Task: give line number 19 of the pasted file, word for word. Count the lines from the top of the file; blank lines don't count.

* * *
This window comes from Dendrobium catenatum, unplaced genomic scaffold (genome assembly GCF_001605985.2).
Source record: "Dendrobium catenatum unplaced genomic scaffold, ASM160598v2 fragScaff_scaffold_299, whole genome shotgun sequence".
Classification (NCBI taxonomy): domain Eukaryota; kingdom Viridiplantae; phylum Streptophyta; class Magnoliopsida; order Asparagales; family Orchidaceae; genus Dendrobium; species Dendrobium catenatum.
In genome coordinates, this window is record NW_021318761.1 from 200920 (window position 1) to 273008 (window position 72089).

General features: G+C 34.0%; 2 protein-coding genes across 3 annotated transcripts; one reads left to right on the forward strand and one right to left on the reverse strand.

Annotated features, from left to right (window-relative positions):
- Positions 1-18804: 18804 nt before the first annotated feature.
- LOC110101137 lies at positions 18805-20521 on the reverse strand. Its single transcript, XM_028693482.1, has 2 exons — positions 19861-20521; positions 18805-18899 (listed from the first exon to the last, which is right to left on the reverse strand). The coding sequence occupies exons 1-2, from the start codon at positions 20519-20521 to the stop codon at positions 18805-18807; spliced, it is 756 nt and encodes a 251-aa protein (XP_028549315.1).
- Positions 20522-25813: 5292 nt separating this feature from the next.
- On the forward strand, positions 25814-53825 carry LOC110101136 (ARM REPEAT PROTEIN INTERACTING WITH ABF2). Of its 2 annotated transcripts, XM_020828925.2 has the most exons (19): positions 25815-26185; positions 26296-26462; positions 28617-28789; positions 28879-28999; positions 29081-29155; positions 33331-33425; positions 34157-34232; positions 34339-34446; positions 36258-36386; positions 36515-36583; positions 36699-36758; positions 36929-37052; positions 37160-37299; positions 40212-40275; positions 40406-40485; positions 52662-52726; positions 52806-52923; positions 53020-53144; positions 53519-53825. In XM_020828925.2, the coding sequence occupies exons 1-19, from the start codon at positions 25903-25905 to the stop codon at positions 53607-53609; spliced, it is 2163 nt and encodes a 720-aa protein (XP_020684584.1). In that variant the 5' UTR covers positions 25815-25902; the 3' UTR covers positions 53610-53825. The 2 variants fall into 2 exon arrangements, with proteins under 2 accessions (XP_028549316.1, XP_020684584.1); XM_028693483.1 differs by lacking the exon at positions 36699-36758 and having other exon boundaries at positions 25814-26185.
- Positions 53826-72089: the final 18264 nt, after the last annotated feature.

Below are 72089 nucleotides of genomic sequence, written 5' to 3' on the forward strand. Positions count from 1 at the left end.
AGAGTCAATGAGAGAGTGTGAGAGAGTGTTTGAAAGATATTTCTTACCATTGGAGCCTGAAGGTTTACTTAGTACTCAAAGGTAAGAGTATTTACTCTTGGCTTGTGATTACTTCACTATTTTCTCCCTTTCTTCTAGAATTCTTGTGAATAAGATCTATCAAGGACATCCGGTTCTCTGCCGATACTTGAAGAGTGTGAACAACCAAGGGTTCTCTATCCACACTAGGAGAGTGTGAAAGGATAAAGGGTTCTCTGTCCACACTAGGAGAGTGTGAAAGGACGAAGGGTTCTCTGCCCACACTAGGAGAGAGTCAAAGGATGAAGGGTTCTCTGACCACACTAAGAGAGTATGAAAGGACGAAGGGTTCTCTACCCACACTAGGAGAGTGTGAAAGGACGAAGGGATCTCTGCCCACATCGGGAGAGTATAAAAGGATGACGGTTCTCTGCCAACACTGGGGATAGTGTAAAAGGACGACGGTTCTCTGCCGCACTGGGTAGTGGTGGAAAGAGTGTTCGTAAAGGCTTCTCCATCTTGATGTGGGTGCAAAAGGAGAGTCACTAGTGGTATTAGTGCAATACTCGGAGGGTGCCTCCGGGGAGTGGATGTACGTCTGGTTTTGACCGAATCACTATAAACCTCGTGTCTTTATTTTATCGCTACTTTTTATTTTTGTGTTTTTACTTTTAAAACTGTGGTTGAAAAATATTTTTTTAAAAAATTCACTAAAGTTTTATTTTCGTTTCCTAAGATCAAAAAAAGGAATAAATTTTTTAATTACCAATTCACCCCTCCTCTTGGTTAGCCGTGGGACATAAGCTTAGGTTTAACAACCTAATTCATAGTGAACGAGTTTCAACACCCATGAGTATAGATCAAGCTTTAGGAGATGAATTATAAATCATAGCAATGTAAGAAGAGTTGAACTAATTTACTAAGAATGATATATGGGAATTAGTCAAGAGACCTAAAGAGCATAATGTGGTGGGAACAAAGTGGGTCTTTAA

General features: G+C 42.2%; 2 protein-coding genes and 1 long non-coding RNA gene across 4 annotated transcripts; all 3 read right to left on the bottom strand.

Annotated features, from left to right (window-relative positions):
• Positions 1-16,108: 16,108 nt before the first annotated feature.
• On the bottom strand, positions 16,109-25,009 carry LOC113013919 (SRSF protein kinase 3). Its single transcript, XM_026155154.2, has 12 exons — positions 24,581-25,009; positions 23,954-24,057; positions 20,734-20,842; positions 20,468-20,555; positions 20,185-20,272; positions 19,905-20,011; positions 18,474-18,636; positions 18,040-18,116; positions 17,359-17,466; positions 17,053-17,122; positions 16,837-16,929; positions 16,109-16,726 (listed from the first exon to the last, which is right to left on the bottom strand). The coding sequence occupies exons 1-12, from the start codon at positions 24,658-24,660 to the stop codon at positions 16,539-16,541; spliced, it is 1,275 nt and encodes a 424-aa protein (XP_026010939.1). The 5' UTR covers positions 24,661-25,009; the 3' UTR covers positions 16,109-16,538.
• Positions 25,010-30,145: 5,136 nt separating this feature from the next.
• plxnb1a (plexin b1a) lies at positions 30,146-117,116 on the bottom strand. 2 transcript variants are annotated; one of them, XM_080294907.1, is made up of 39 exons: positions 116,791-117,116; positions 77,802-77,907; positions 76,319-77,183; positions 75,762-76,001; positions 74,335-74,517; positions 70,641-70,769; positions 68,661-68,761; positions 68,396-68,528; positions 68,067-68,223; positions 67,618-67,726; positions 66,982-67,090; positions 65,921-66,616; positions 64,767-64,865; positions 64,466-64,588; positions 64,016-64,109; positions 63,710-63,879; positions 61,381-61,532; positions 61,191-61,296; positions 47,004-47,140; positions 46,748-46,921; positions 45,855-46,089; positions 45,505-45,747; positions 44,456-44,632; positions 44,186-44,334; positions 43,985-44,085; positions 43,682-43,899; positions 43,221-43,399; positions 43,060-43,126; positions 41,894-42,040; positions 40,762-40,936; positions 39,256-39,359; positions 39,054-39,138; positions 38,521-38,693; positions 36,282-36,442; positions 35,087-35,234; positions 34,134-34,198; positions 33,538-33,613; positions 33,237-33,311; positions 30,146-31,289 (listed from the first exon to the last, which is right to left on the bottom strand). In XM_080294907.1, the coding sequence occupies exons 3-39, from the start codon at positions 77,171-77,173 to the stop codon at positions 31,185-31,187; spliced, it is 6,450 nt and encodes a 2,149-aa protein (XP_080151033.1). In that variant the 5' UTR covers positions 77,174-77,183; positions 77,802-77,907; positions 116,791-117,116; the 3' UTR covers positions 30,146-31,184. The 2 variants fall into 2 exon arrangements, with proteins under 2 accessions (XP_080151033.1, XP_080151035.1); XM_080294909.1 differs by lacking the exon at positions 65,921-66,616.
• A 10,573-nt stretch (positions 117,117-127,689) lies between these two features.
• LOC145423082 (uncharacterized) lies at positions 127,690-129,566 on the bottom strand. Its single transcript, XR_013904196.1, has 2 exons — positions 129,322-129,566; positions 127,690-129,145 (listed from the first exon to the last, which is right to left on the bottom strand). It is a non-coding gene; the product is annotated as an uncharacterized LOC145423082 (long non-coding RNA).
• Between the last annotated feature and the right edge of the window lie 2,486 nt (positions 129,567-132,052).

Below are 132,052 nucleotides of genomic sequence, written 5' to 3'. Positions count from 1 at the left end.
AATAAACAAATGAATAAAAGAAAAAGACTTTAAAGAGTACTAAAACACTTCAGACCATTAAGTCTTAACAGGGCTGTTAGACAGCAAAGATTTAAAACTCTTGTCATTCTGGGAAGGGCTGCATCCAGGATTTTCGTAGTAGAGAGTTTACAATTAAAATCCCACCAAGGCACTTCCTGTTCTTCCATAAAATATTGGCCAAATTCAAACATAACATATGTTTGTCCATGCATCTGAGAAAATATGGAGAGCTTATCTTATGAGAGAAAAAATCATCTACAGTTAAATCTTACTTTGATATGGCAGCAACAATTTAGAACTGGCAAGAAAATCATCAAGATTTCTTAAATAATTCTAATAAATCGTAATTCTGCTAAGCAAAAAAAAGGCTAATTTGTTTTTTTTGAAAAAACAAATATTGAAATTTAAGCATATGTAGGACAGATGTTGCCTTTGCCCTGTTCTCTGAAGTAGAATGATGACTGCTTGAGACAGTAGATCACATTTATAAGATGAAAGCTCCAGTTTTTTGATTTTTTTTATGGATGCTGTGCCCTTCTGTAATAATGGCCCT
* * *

• plxnb1a (plexin b1a) lies at positions 30,146-117,116 on the bottom strand. 2 transcript variants are annotated; one of them, XM_080294907.1, is made up of 39 exons: positions 116,791-117,116; positions 77,802-77,907; positions 76,319-77,183; positions 75,762-76,001; positions 74,335-74,517; positions 70,641-70,769; positions 68,661-68,761; positions 68,396-68,528; positions 68,067-68,223; positions 67,618-67,726; positions 66,982-67,090; positions 65,921-66,616; positions 64,767-64,865; positions 64,466-64,588; positions 64,016-64,109; positions 63,710-63,879; positions 61,381-61,532; positions 61,191-61,296; positions 47,004-47,140; positions 46,748-46,921; positions 45,855-46,089; positions 45,505-45,747; positions 44,456-44,632; positions 44,186-44,334; positions 43,985-44,085; positions 43,682-43,899; positions 43,221-43,399; positions 43,060-43,126; positions 41,894-42,040; positions 40,762-40,936; positions 39,256-39,359; positions 39,054-39,138; positions 38,521-38,693; positions 36,282-36,442; positions 35,087-35,234; positions 34,134-34,198; positions 33,538-33,613; positions 33,237-33,311; positions 30,146-31,289 (listed from the first exon to the last, which is right to left on the bottom strand). In XM_080294907.1, the coding sequence occupies exons 3-39, from the start codon at positions 77,171-77,173 to the stop codon at positions 31,185-31,187; spliced, it is 6,450 nt and encodes a 2,149-aa protein (XP_080151033.1). In that variant the 5' UTR covers positions 77,174-77,183; positions 77,802-77,907; positions 116,791-117,116; the 3' UTR covers positions 30,146-31,184. The 2 variants fall into 2 exon arrangements, with proteins under 2 accessions (XP_080151033.1, XP_080151035.1); XM_080294909.1 differs by lacking the exon at positions 65,921-66,616.